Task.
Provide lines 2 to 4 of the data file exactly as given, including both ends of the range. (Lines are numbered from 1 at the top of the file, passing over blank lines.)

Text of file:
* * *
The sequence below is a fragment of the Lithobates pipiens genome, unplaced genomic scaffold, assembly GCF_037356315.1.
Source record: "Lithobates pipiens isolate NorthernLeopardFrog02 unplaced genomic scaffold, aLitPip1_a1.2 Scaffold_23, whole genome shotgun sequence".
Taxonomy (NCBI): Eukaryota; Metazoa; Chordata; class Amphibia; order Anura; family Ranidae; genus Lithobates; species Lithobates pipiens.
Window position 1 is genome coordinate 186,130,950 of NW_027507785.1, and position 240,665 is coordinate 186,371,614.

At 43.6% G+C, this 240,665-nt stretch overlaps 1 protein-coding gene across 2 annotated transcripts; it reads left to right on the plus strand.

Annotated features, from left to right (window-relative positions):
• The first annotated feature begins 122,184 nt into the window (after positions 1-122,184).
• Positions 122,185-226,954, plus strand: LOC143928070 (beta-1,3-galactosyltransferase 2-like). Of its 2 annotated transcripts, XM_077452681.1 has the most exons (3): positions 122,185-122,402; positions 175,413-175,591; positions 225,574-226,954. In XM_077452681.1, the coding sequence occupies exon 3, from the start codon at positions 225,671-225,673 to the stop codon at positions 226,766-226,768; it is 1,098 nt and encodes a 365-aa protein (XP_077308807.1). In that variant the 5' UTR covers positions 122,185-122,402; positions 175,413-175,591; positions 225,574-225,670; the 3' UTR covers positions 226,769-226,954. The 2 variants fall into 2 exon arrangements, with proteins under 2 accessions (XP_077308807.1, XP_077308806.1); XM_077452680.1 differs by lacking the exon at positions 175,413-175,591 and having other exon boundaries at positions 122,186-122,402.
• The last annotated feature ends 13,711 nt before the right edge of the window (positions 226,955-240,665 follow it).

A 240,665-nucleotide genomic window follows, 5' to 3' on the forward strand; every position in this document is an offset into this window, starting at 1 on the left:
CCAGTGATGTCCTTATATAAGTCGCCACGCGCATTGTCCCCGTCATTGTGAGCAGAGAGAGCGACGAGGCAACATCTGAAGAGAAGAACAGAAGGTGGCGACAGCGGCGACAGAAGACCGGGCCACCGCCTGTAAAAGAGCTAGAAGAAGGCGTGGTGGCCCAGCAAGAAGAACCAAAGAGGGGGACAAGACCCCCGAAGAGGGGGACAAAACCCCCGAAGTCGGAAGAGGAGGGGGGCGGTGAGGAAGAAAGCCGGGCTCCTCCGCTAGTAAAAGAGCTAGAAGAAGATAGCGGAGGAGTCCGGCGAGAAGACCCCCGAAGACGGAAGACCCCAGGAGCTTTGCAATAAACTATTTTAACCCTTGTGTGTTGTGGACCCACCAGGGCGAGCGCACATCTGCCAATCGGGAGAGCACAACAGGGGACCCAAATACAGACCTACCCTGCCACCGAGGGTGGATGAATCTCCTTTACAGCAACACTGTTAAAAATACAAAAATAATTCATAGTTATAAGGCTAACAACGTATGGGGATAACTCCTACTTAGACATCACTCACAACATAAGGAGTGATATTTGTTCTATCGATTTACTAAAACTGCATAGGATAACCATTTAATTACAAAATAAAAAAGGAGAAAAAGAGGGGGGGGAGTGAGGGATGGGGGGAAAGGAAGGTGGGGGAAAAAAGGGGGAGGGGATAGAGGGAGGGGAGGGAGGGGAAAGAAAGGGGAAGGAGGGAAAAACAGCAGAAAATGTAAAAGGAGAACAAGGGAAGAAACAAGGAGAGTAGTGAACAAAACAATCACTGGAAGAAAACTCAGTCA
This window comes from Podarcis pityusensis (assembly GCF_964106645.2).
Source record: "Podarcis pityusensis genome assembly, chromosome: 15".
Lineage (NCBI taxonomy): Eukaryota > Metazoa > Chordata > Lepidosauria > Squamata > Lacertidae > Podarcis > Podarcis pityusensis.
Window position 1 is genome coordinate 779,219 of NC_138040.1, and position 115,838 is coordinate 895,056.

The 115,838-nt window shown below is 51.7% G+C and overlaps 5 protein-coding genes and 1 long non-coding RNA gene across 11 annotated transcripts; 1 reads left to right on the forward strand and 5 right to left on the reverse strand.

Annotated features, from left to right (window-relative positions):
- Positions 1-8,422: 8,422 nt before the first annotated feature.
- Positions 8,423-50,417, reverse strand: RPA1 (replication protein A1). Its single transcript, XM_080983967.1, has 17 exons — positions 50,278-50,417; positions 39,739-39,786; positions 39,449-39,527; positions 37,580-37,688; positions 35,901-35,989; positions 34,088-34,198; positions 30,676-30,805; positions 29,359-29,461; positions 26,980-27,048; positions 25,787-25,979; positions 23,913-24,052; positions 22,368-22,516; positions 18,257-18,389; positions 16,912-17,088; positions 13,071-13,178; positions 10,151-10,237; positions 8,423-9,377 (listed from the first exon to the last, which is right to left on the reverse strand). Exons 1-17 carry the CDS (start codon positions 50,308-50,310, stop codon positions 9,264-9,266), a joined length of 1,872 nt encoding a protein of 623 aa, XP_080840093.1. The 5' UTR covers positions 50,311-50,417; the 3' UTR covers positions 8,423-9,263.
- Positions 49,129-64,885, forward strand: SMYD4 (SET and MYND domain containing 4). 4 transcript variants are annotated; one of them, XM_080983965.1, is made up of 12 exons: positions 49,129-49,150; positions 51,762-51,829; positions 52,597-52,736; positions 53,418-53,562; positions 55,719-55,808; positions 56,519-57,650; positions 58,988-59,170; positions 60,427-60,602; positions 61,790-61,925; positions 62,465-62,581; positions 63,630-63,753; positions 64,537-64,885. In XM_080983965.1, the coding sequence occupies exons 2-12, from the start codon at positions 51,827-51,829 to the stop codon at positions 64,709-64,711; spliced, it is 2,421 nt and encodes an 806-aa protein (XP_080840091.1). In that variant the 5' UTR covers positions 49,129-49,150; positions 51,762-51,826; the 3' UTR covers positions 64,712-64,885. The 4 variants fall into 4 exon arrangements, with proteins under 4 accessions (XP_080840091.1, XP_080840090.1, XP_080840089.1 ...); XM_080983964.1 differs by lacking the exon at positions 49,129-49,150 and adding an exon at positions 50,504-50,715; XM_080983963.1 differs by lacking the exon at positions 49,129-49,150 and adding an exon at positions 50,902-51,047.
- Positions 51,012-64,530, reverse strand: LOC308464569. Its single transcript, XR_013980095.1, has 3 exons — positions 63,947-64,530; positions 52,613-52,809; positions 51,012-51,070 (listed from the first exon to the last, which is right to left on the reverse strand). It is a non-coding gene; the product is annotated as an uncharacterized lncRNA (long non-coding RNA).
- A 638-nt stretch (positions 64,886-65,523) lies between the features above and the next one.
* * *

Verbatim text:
Source record: "Lithobates pipiens isolate NorthernLeopardFrog02 unplaced genomic scaffold, aLitPip1_a1.2 Scaffold_23, whole genome shotgun sequence".
Taxonomy (NCBI): Eukaryota; Metazoa; Chordata; class Amphibia; order Anura; family Ranidae; genus Lithobates; species Lithobates pipiens.
Window position 1 is genome coordinate 186,130,950 of NW_027507785.1, and position 240,665 is coordinate 186,371,614.